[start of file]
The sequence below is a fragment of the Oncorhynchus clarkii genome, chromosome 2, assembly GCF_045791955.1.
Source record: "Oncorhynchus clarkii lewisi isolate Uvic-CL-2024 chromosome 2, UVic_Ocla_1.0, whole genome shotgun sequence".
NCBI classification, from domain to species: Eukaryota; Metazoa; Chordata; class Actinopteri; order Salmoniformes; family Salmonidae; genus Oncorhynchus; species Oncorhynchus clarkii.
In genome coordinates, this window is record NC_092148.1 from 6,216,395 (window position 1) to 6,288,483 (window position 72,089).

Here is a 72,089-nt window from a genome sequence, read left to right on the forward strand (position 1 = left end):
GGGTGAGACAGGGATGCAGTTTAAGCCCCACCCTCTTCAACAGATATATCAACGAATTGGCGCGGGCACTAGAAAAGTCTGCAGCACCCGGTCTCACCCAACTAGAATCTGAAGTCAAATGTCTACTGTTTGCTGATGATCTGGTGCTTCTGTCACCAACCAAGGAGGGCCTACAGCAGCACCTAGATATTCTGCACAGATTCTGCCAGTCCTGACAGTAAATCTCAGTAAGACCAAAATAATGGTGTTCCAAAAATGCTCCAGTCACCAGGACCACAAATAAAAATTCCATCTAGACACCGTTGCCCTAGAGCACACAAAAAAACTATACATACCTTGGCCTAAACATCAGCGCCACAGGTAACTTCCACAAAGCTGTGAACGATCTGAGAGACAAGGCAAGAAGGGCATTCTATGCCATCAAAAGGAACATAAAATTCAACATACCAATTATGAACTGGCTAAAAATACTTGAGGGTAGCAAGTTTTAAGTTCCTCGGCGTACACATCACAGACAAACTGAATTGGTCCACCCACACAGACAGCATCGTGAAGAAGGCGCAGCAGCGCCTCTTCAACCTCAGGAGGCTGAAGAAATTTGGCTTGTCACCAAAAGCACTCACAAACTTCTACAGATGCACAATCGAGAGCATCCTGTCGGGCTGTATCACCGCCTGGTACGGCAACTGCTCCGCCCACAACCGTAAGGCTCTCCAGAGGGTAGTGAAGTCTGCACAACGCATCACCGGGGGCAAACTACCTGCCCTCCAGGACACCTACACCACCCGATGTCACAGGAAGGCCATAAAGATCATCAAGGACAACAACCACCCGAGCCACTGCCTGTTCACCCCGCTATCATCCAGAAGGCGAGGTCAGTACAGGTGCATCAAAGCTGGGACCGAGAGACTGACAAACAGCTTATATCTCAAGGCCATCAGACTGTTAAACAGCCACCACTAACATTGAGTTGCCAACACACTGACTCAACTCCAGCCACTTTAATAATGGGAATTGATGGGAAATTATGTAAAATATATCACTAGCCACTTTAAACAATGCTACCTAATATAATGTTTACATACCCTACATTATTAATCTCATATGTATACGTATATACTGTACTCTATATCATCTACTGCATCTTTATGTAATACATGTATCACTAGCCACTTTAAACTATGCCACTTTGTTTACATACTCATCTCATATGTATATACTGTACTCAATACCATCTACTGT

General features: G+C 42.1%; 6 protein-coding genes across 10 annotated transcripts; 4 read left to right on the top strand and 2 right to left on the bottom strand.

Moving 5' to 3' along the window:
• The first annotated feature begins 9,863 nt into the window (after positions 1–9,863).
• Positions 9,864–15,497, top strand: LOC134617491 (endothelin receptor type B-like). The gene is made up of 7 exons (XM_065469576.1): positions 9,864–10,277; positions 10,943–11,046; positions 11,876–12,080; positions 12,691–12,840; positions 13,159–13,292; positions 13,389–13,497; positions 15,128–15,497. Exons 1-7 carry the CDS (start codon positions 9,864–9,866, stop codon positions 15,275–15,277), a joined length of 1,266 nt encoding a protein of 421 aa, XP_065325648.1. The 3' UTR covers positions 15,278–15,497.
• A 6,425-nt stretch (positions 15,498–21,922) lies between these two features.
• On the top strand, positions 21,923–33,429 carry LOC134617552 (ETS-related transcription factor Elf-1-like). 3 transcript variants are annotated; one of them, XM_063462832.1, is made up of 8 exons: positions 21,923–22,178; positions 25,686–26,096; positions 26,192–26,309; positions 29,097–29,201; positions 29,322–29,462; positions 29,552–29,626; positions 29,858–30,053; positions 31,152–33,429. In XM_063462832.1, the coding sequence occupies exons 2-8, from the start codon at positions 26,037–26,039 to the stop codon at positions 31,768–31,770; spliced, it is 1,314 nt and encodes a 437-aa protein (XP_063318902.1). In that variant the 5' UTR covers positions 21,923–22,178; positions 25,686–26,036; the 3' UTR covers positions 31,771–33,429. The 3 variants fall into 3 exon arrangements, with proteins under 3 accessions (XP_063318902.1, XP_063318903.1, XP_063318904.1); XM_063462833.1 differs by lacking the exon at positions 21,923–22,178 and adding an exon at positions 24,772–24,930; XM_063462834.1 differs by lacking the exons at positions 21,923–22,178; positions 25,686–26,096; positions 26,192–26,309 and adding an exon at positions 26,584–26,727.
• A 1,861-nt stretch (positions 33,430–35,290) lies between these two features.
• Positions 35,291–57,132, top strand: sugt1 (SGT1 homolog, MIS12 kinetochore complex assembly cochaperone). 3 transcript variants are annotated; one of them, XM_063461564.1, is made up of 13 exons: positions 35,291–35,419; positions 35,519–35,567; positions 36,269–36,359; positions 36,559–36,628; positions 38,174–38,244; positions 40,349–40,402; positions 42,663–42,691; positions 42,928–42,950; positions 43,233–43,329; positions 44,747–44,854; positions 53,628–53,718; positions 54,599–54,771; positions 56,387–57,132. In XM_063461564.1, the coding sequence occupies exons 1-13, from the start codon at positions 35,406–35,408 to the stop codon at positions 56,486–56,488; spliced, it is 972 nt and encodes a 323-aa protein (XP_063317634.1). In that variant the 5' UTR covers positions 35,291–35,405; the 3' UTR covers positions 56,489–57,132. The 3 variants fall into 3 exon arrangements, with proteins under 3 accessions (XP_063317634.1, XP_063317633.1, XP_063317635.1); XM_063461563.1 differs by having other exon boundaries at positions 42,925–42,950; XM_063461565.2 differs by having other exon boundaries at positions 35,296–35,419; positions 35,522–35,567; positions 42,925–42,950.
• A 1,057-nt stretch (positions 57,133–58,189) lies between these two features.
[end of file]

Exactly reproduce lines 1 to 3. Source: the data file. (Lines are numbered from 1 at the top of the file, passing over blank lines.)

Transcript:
The sequence below is a fragment of the Oncorhynchus clarkii genome, chromosome 2, assembly GCF_045791955.1.
Source record: "Oncorhynchus clarkii lewisi isolate Uvic-CL-2024 chromosome 2, UVic_Ocla_1.0, whole genome shotgun sequence".
NCBI classification, from domain to species: Eukaryota; Metazoa; Chordata; class Actinopteri; order Salmoniformes; family Salmonidae; genus Oncorhynchus; species Oncorhynchus clarkii.